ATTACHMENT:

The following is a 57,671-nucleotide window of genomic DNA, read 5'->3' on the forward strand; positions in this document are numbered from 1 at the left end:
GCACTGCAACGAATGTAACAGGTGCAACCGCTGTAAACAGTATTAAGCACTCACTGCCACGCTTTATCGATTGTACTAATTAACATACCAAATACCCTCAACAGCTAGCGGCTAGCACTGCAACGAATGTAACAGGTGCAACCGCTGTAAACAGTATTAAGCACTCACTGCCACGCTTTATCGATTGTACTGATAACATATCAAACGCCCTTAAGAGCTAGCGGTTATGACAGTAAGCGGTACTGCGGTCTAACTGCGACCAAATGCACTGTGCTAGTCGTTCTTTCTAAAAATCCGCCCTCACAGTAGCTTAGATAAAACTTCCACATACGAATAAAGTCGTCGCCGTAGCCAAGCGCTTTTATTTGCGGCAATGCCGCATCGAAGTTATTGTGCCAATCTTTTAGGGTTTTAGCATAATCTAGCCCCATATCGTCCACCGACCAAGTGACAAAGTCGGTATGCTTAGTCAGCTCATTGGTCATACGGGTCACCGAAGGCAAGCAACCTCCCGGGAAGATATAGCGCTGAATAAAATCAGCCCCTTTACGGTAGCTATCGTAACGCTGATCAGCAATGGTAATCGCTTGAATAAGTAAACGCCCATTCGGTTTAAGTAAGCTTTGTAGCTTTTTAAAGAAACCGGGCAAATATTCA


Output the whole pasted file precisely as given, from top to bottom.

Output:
The following is a 57,671-nucleotide window of genomic DNA, read 5'->3' on the forward strand; positions in this document are numbered from 1 at the left end:
GCACTGCAACGAATGTAACAGGTGCAACCGCTGTAAACAGTATTAAGCACTCACTGCCACGCTTTATCGATTGTACTAATTAACATACCAAATACCCTCAACAGCTAGCGGCTAGCACTGCAACGAATGTAACAGGTGCAACCGCTGTAAACAGTATTAAGCACTCACTGCCACGCTTTATCGATTGTACTGATAACATATCAAACGCCCTTAAGAGCTAGCGGTTATGACAGTAAGCGGTACTGCGGTCTAACTGCGACCAAATGCACTGTGCTAGTCGTTCTTTCTAAAAATCCGCCCTCACAGTAGCTTAGATAAAACTTCCACATACGAATAAAGTCGTCGCCGTAGCCAAGCGCTTTTATTTGCGGCAATGCCGCATCGAAGTTATTGTGCCAATCTTTTAGGGTTTTAGCATAATCTAGCCCCATATCGTCCACCGACCAAGTGACAAAGTCGGTATGCTTAGTCAGCTCATTGGTCATACGGGTCACCGAAGGCAAGCAACCTCCCGGGAAGATATAGCGCTGAATAAAATCAGCCCCTTTACGGTAGCTATCGTAACGCTGATCAGCAATGGTAATCGCTTGAATAAGTAAACGCCCATTCGGTTTAAGTAAGCTTTGTAGCTTTTTAAAGAAACCGGGCAAATATTCA